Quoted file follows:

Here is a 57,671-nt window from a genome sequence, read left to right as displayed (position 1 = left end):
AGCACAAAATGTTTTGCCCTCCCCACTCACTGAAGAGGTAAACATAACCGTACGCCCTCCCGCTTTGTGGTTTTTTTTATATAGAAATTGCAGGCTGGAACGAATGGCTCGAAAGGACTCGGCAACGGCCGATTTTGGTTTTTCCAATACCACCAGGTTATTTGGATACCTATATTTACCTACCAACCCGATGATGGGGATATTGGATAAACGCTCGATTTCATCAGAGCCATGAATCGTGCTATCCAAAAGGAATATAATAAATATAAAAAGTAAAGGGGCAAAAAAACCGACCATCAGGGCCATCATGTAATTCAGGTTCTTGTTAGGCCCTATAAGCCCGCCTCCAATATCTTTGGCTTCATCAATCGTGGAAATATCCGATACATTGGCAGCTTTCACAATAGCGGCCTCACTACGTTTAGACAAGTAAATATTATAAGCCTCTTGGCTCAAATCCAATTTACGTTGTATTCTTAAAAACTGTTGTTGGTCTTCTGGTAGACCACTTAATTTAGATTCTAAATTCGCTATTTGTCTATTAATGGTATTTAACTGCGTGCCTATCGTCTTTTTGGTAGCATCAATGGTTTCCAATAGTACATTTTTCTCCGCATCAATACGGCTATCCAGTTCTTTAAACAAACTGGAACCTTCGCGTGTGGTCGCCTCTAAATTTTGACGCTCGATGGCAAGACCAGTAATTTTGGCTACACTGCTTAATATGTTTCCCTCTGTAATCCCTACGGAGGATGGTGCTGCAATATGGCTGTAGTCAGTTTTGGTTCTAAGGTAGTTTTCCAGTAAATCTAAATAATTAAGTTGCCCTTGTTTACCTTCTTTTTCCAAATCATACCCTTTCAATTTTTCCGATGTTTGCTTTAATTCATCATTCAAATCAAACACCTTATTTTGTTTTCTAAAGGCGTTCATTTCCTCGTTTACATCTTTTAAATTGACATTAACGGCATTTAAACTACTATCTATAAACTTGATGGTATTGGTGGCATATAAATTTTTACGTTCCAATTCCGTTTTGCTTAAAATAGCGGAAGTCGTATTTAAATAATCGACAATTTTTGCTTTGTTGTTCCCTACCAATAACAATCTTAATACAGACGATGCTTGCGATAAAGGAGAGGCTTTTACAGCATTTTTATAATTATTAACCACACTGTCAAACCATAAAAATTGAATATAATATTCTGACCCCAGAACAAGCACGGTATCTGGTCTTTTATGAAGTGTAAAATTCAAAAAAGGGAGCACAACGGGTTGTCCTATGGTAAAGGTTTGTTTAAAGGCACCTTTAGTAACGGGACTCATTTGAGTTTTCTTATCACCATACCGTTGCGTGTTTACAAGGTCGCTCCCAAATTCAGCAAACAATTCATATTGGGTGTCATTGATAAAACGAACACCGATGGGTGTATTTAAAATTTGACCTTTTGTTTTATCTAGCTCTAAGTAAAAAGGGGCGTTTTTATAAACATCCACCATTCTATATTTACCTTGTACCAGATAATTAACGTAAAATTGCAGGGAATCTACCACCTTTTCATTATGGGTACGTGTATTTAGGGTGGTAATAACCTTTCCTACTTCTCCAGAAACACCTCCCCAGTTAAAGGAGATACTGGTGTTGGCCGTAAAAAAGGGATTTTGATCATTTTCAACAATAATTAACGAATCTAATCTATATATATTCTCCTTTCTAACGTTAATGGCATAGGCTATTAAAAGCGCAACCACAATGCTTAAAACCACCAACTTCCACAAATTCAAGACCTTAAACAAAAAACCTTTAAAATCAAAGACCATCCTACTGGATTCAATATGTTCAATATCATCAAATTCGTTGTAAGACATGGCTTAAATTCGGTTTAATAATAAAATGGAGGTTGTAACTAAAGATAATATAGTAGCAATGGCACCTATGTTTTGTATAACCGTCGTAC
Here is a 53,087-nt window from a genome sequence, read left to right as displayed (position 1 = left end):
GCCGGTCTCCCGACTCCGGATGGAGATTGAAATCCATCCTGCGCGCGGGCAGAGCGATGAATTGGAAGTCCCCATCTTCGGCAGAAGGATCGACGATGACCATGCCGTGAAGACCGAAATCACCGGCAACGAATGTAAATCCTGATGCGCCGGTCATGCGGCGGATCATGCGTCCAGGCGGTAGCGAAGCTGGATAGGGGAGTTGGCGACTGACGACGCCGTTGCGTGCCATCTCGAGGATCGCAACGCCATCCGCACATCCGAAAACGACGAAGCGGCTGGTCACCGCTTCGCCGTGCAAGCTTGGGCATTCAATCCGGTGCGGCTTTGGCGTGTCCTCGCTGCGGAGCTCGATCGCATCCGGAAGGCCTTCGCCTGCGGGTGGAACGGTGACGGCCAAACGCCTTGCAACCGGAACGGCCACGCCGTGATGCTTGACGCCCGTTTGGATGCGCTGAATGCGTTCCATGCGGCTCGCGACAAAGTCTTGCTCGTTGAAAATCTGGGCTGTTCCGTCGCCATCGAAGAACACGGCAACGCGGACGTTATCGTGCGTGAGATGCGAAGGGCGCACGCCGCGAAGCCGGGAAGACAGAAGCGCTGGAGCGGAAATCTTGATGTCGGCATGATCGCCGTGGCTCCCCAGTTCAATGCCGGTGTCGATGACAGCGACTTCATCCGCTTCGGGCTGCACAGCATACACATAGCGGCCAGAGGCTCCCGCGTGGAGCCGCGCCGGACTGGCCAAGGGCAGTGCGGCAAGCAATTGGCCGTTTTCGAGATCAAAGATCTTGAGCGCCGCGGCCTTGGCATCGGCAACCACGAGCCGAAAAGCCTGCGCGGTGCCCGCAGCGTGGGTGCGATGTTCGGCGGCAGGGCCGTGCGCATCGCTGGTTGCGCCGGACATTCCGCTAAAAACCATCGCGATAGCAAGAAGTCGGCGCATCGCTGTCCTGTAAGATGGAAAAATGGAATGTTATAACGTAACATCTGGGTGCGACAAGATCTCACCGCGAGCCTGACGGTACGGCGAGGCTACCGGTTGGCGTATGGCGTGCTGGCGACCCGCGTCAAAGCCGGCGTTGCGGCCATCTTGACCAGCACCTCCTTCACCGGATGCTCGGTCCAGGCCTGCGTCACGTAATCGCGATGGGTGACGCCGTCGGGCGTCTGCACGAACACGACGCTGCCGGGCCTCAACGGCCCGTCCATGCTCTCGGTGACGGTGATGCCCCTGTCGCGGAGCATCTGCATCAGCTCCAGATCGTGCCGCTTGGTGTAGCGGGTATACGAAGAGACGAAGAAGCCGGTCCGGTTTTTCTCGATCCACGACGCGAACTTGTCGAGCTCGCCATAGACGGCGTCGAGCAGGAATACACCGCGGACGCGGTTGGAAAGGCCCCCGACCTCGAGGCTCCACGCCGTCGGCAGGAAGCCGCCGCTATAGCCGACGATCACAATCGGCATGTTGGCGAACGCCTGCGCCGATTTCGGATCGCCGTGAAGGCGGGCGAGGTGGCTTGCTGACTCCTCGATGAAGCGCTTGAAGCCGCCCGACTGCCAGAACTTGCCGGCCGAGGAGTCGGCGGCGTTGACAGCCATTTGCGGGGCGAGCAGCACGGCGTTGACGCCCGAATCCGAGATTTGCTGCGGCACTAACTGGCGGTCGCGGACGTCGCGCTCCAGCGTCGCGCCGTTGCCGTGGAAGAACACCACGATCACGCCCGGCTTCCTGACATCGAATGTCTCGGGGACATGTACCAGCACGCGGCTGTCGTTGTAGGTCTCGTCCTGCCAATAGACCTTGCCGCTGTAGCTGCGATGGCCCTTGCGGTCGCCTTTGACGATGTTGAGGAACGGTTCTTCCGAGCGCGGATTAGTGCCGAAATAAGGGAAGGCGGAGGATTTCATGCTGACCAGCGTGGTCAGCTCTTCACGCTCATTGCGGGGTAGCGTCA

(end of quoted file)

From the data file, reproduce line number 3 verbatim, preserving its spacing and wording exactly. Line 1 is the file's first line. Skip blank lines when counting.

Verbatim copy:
Here is a 53,087-nt window from a genome sequence, read left to right as displayed (position 1 = left end):